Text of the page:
Juggling Deadlines For All Things Writerly

This post is also known as: Why Brighton Is Running Around Like A Crazy Person This Month.

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Deadlines. Everyone has them. In any job, you’re going to have deadlines of some sort. I’ve had them plenty before I started on this writing career. But there is something so different about the kind of deadlines we, as writers, get. Maybe it’s the pressure?Maybe it’s the overwhelming nature of the project(s) on deadline? Maybe it’s because we thrive on crazy, so we let ourselves get wrapped up in that date looming on the calendar? My money is on all three.

I’ll be honest—even though I panic when I’m on a deadline and I flail about a lot, the truth is deadlines help me focus and make me get what I need done, done. If past performance is anything to go by, I produce quicker, better results when I’m on a deadline. When I don’t have a looming one? I basically screw around until it becomes looming, then start getting to work.

Last year, when I signed two different contracts with two publishers for a total of four books, I thought it was no big deal. I didn’t think I was overextending myself at all. I talked it over with my agent, and after looking at the calendar, decided it was doable. And then I got a lot of responses. You know, the wow that’s awesome but oh holy crap how can you pull that off??? responses. And I started second guessing myself. Can I do it? And would I still have my sanity in tact at the end of it?

As I am in the trenches writing my fourth and final book under those contracts from last year, I can tell you I’m still here. I’ve done it (so far), and I (pretty much) have my sanity.

But.

It has not been easy. This was illustrated perfectly to me a few days ago when someone outside the writing industry asked how my books were going and what I was currently working on. My response was a cluster of nonsense. It went something like, “Well, book one in my first series comes out in a month, so I’m working on promo blog posts for that. I just handed in copyedits for book one for my other series that comes out in March. And I just saw the cover from book two in my first series—you know, the one that comes out next month? Oh, and I’m writing book two in my second series. No, not the one that comes out in November, the other one…” And, yes, all of that happened just last week.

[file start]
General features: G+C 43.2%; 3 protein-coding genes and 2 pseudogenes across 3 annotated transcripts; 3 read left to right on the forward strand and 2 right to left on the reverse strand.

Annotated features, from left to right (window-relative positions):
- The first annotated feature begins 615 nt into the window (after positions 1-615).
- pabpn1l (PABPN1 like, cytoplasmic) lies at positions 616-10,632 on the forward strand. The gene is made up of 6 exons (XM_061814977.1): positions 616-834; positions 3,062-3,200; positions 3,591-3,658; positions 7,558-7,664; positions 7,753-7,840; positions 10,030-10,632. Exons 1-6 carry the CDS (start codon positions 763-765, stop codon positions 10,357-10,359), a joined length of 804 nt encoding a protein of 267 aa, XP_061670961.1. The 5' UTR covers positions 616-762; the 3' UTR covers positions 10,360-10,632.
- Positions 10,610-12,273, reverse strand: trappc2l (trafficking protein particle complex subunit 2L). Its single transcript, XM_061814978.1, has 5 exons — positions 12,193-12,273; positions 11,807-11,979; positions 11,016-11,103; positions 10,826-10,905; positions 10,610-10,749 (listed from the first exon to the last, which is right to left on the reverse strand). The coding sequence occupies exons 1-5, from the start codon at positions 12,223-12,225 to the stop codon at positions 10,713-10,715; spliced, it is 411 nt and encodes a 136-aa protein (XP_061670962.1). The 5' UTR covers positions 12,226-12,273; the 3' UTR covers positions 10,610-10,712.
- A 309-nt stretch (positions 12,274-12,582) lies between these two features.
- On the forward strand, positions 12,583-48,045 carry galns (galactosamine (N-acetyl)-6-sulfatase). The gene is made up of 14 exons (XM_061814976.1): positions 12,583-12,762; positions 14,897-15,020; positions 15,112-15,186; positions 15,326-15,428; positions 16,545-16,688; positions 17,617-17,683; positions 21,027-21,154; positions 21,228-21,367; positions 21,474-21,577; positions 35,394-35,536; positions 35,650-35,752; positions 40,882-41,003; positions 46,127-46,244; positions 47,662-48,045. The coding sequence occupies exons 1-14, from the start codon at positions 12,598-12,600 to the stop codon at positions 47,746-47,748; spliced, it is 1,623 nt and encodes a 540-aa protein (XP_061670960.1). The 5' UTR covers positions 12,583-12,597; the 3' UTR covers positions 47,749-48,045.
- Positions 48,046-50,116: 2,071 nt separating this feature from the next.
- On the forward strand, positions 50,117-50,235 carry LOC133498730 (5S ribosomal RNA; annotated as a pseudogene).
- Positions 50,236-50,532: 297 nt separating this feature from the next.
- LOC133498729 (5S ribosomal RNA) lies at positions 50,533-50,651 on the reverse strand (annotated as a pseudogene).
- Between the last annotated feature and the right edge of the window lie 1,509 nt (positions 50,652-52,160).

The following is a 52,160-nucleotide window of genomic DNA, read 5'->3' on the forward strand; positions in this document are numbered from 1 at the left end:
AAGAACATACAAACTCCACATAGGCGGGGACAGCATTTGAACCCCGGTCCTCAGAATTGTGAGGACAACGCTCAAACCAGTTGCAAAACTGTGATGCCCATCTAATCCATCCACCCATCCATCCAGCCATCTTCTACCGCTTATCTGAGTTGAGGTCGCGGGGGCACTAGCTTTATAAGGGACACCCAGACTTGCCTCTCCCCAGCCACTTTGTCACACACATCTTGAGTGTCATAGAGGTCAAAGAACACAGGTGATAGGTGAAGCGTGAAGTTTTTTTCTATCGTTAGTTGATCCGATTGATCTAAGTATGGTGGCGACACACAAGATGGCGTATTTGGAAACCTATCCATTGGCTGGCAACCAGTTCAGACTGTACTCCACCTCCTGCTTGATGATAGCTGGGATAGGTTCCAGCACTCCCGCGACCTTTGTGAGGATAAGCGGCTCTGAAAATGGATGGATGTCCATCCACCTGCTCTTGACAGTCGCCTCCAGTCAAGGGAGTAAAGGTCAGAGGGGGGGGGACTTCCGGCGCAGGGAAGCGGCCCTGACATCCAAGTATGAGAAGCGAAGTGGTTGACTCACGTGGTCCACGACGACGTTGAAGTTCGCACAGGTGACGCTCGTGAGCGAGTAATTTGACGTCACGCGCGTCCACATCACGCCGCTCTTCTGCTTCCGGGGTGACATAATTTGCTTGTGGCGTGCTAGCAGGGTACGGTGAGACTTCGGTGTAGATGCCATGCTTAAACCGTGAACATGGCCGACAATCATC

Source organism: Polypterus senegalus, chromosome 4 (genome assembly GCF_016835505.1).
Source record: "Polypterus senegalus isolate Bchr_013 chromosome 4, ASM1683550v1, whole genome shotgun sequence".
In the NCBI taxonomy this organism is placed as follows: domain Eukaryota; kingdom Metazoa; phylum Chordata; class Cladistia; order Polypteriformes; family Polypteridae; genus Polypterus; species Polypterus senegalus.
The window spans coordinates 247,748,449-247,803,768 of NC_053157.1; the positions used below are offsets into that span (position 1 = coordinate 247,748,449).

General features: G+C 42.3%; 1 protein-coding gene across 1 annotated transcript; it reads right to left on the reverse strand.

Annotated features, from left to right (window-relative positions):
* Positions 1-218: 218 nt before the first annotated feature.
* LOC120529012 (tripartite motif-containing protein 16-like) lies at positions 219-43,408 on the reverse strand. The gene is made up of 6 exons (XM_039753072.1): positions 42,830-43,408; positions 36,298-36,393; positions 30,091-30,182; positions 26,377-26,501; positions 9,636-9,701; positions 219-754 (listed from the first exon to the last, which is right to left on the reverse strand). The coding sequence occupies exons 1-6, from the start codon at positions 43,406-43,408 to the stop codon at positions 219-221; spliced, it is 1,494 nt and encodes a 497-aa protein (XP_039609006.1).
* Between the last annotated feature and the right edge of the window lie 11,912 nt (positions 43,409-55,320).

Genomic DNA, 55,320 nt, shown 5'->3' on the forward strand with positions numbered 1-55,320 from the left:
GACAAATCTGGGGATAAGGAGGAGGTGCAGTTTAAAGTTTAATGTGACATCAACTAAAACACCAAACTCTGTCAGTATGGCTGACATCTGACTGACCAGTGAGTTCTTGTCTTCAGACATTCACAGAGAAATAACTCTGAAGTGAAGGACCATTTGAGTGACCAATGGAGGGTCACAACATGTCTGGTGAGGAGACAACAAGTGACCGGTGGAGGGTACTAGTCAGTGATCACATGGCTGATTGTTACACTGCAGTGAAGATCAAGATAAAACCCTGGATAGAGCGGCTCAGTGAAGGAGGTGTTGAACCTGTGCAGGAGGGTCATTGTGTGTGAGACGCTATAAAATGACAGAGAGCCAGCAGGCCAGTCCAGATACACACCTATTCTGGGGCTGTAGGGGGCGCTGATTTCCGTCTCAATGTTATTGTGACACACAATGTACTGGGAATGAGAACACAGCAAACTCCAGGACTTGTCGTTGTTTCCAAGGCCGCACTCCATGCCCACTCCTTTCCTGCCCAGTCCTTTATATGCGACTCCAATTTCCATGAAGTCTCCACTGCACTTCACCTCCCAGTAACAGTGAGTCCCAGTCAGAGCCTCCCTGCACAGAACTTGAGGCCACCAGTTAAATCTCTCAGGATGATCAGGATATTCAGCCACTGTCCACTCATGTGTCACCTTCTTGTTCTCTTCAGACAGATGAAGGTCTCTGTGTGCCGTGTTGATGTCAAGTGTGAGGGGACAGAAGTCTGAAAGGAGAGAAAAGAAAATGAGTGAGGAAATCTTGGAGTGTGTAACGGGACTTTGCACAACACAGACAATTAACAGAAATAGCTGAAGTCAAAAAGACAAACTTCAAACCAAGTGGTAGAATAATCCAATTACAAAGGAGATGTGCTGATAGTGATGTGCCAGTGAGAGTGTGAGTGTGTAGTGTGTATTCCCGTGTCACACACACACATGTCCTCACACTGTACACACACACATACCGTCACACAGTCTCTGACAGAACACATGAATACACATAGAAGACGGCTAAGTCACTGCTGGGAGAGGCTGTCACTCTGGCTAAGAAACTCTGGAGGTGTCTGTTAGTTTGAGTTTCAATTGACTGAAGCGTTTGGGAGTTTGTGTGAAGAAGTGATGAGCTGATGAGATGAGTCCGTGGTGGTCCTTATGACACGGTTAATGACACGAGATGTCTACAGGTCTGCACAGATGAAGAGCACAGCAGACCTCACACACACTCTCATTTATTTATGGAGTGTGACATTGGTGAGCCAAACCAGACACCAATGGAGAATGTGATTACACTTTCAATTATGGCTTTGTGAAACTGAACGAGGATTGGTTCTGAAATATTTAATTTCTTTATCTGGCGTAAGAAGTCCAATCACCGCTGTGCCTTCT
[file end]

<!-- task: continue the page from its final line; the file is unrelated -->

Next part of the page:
One thing I didn’t count on in publishing was how you have to juggle so many different projects. When the time comes for you to start promoting that book that’s coming out? You’ve probably written at least one other book during that time. I’m on my third. It’s so hard to keep everything straight and switch back and forth from project to project without going crazy. And, oh yeah, you still need to remember stuff about that book you wrote so long ago…

So what’s the take-away from this post? Have I got it all figured out on how to manage these tasks and deadlines? That’d be a big, fat nope. My house is a disaster area, my kids get cereal a lot, and my husband knows not to come near me when I have that crazed look in my eyes while at the computer.

Have you figured out how to manage all the different deadlines? I’m a Type A girl, so I’d love it if someone came on here with a life-changing spreadsheet to share. I mean, I’d even give you chocolate.


Comments

Juggling Deadlines For All Things Writerly — 10 Comments

  1. I promised you my spreadsheets, didn’t I? Hmm. I’ve added that to my To Do List. :-) But yes – totally agree that the juggling is one of those things “they” don’t tell you. As for book deadlines, I think they’re intrinsically difficult because we’re trying to relegate something that is inherently not controllable (creativity) into a schedule. It’s not impossible, but it’s also a bit like making pie crust – part skill, part good recipe and more than a dollop of hope and black magic.

    • I don’t know if you promised me them, but I would LOVE them!! November is my get organized month since I’m off deadline then with nothing looming. And yes, you are so right. It’s easy to say, just sit down and write, but in practice, that’s not always possible.

  2. Oh man, I’m just starting on this crazy train, and your story is not making me feel any better about it! I’m so excited for all the things you have in the pipeline, and so impressed that you’re still kind of sort of still sane :)

  3. More power to you, because I can’t do the whole deadline thing. I don’t mind the “here are you edits, get them back to me in four days” type deadline but the “you have to have three books to me in the next year” damned near killed me. I discovered that last year — between being part of a sandwich generation with a blind/stroke victim mother, and discovering that deadlines absolutely kill my creativity, and physically wrecked me where I ended up in physiotherapy for a damaged rotator cuff from sitting at my computer for far too long. I’m never doing the deadline thing again. Books will be written and then subbed or self-pubbed on my own timeline from here on in. And that’s not even talking about all the promo crap that we’re required to do.

    But yeah, more power to those who can do it.

  4. Brighton I laughed so hard at your opening line. And this: “I produce quicker, better results when I’m on a deadline. When I don’t have a looming one? I basically screw around until it becomes looming, then start getting to work.”

    Yep, that’s totally me. I do much better when I have a deadline and some sort of accountability to someone other than myself.

    I’m super-impressed with you juggling all those deadlines. Way to go. You’re almost there!

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